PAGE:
USCIS Makes Changes to Prevent Multiple H-1B Registrations

Sometimes easier isn’t better, according to critics of USCIS’s electronic registration system. These critics have complained that the system makes registrations so simple and inexpensive that petitioners may easily file additional registrations in order to increase the chance of selection. Some have even alleged that multiple companies might register for the same individual, perhaps in coordination. Then if the individual is selected multiple times, then only one of them will file a petition.

Regardless of the truth of these criticisms, it appears that the USCIS may have taken them to heart. In the electronic registration this year, the USCIS appears to be focusing on preventing petitioners from potentially increasing their odds of a selection unfairly with two new strategies.

Duplicate Checker Function

Submitting duplicate registrations for a single beneficiary in the H-1B electronic registration is against the rules and will invalidate all of the registrations filed by a petitioner for a beneficiary. With the duplicate checker function, employers may check before making a final submission whether or not they or a representative have already filed a registration for any of the beneficiaries listed in the draft by comparing registrations that were previously submitted in the same registration period.

Notably, the checker will not guarantee that a duplicate submission is not filed because it will only check against cases that have already been submitted, not against draft cases that may still be. This means that duplicates may still exist and be submitted within the draft as well as against other drafts.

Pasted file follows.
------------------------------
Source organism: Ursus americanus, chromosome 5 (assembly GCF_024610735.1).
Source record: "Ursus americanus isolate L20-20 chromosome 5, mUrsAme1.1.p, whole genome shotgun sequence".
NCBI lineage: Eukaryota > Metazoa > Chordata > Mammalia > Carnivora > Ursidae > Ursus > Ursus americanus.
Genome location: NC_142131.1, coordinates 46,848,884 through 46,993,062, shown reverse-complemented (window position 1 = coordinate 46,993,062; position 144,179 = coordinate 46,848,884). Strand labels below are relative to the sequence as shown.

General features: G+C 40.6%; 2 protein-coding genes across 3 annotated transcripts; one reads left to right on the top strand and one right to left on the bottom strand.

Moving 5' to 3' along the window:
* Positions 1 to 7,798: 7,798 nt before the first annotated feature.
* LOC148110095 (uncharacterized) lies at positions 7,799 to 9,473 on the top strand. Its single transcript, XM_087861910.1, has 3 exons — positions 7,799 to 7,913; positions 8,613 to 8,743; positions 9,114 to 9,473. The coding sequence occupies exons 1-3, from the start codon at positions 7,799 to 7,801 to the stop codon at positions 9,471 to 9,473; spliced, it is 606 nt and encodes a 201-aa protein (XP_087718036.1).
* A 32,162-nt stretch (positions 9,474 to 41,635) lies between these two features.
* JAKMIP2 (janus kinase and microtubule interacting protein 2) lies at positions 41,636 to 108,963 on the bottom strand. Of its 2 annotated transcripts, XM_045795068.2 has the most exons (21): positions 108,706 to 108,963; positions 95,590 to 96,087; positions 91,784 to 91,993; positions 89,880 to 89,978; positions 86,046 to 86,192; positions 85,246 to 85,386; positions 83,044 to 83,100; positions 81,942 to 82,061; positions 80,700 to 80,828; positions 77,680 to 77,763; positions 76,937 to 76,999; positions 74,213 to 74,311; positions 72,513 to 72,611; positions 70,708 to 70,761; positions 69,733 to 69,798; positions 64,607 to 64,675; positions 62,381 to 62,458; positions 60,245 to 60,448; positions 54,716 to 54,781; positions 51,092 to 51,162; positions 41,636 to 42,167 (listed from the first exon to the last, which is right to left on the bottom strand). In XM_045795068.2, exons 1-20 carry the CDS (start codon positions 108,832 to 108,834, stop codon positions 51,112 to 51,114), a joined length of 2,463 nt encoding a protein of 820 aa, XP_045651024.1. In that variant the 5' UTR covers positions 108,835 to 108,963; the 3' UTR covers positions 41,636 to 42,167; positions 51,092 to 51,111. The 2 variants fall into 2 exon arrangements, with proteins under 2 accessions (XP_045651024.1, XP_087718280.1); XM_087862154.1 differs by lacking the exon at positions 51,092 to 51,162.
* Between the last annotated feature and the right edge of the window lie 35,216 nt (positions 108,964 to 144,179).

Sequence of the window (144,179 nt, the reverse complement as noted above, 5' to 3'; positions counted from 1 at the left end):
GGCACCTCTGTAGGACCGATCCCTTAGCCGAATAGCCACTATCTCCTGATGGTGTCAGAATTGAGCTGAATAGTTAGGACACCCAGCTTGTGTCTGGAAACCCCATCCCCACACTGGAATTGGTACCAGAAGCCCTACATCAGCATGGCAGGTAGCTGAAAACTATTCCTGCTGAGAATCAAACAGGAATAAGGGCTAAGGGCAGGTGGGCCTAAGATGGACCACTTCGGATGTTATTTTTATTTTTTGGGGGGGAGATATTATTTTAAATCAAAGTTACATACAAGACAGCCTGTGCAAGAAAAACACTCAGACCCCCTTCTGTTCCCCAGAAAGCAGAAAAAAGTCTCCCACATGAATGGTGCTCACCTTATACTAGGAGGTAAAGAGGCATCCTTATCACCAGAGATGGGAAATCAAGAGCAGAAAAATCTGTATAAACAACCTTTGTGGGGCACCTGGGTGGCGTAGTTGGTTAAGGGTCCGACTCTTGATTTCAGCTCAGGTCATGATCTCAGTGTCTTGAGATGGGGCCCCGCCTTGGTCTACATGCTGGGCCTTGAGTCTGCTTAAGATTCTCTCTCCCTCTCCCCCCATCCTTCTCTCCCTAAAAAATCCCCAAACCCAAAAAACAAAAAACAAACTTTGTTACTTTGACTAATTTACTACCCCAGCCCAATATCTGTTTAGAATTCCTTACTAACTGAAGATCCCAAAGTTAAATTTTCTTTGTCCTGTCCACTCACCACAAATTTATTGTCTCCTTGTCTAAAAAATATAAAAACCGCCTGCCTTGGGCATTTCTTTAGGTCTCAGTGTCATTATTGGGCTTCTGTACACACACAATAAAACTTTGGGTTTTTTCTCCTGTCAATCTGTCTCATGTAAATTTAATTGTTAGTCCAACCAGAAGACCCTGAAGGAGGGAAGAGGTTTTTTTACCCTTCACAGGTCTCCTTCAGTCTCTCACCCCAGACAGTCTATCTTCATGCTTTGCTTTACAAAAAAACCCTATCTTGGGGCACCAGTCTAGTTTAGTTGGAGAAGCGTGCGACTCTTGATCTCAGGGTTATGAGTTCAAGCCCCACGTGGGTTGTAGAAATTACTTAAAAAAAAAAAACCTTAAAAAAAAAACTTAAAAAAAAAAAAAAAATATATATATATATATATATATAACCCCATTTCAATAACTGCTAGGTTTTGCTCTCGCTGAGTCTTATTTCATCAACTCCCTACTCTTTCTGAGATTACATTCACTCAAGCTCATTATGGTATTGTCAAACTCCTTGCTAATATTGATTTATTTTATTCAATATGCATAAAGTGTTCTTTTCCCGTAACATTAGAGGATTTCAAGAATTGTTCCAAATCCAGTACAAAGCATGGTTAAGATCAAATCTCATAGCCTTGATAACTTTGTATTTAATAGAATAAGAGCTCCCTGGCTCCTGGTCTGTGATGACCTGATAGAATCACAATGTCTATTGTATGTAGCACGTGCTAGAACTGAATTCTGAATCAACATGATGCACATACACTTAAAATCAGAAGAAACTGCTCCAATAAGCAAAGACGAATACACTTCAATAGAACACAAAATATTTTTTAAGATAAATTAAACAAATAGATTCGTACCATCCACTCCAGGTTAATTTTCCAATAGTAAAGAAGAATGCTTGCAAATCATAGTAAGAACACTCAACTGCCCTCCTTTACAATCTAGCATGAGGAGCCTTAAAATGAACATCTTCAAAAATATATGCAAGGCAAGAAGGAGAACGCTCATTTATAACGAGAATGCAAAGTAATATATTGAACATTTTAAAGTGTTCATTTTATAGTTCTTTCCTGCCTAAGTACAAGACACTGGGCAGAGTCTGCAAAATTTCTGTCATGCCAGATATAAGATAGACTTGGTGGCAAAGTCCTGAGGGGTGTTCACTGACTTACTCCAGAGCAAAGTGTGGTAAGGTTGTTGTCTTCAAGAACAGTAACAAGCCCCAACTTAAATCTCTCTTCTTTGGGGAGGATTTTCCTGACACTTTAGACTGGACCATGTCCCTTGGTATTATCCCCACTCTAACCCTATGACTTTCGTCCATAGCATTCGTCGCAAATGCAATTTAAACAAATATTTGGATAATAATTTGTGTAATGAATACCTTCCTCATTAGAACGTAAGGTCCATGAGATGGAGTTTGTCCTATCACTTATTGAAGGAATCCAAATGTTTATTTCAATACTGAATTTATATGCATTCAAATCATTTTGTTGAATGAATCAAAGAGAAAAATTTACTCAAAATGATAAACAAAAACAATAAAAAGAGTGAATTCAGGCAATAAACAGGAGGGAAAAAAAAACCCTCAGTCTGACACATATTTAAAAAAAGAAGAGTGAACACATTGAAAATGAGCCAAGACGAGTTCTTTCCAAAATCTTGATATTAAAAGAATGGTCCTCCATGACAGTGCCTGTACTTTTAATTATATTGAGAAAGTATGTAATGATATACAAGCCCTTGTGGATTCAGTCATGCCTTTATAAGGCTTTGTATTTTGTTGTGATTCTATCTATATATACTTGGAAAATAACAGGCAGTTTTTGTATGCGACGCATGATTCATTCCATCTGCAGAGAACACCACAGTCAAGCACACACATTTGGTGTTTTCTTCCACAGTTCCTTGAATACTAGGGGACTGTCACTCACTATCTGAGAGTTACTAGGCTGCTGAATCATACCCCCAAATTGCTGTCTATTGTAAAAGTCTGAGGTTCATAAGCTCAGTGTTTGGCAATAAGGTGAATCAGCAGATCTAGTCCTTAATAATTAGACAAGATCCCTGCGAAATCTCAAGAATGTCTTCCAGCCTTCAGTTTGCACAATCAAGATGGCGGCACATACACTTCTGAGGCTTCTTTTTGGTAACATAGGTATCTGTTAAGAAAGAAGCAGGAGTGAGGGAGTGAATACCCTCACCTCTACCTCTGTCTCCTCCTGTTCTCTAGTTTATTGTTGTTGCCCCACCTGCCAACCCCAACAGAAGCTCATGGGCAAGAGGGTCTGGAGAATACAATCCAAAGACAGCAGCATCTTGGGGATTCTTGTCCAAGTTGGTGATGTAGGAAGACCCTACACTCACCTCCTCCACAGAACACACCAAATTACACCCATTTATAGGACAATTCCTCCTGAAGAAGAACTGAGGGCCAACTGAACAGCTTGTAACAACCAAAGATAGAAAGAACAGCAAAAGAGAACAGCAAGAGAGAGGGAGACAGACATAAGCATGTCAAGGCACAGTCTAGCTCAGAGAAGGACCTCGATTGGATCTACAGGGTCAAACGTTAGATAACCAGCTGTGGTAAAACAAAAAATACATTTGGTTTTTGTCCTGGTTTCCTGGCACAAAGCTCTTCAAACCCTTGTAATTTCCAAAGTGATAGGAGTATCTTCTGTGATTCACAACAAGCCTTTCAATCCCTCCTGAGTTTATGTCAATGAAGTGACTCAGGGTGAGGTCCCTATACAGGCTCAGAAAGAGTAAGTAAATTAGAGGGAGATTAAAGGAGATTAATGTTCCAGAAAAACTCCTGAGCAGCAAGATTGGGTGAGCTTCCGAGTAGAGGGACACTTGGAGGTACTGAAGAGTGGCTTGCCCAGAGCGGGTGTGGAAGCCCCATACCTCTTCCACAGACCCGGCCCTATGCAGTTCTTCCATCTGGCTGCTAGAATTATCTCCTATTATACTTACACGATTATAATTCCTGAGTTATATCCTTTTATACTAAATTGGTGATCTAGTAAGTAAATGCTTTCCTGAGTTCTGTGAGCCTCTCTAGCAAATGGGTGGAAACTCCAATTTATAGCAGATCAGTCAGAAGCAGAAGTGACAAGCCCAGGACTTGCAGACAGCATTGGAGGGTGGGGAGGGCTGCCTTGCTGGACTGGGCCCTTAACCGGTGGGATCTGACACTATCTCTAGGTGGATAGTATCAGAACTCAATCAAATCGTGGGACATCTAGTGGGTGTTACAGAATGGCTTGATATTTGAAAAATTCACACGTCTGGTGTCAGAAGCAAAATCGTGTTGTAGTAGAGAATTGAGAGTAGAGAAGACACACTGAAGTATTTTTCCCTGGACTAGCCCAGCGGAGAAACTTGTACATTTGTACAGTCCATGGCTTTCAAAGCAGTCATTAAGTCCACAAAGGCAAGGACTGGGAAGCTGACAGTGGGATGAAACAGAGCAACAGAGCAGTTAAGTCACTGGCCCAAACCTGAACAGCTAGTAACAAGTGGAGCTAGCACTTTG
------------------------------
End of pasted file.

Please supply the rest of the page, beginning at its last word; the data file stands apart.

New Attestation

For all submissions made for the fiscal year 2023, a registrant must complete an attestation which states, “I further certify that this registration (or these registrations) reflects a legitimate job offer and that I, or the organization on whose behalf this registration (or these registrations) is being submitted, have not worked with, or agreed to work with, another registrant, petitioner, agent, or other individual or entity to submit a registration to unfairly increase chances of selection for the beneficiary or beneficiaries in this submission.”

In other words, the USCIS wants employers to confirm under penalty of perjury that they actually intend to employ the beneficiary in an H-1B qualifying position and that they will file a petition if and when the individual is selected. If the USCIS finds that an individual submitted a false attestation, they refer the matter to the proper authorities to take further action.

Employer Takeaways

It waits to be seen whether or not these actions will be effective, but it is clear that the USCIS is taking steps to avoid redundant submissions or corruption within the electronic registration system.

However, an employer’s responsibilities do not end with filing a petition. Learn More

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